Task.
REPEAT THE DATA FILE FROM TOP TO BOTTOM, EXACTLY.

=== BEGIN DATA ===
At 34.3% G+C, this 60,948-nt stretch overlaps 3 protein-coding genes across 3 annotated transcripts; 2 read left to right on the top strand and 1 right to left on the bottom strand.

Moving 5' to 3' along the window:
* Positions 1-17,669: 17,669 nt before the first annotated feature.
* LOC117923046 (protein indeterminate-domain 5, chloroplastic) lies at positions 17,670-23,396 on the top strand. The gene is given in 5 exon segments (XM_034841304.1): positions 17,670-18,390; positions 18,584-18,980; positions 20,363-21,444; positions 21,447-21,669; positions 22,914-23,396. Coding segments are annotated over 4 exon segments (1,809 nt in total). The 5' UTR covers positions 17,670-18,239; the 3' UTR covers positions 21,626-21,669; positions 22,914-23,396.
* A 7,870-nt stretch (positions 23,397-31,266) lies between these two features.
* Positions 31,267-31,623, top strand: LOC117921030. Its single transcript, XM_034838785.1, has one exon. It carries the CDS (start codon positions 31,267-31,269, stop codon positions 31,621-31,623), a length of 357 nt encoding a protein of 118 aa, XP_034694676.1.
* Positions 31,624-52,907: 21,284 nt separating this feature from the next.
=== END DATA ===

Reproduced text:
At 34.3% G+C, this 60,948-nt stretch overlaps 3 protein-coding genes across 3 annotated transcripts; 2 read left to right on the top strand and 1 right to left on the bottom strand.

Moving 5' to 3' along the window:
* Positions 1-17,669: 17,669 nt before the first annotated feature.
* LOC117923046 (protein indeterminate-domain 5, chloroplastic) lies at positions 17,670-23,396 on the top strand. The gene is given in 5 exon segments (XM_034841304.1): positions 17,670-18,390; positions 18,584-18,980; positions 20,363-21,444; positions 21,447-21,669; positions 22,914-23,396. Coding segments are annotated over 4 exon segments (1,809 nt in total). The 5' UTR covers positions 17,670-18,239; the 3' UTR covers positions 21,626-21,669; positions 22,914-23,396.
* A 7,870-nt stretch (positions 23,397-31,266) lies between these two features.
* Positions 31,267-31,623, top strand: LOC117921030. Its single transcript, XM_034838785.1, has one exon. It carries the CDS (start codon positions 31,267-31,269, stop codon positions 31,621-31,623), a length of 357 nt encoding a protein of 118 aa, XP_034694676.1.
* Positions 31,624-52,907: 21,284 nt separating this feature from the next.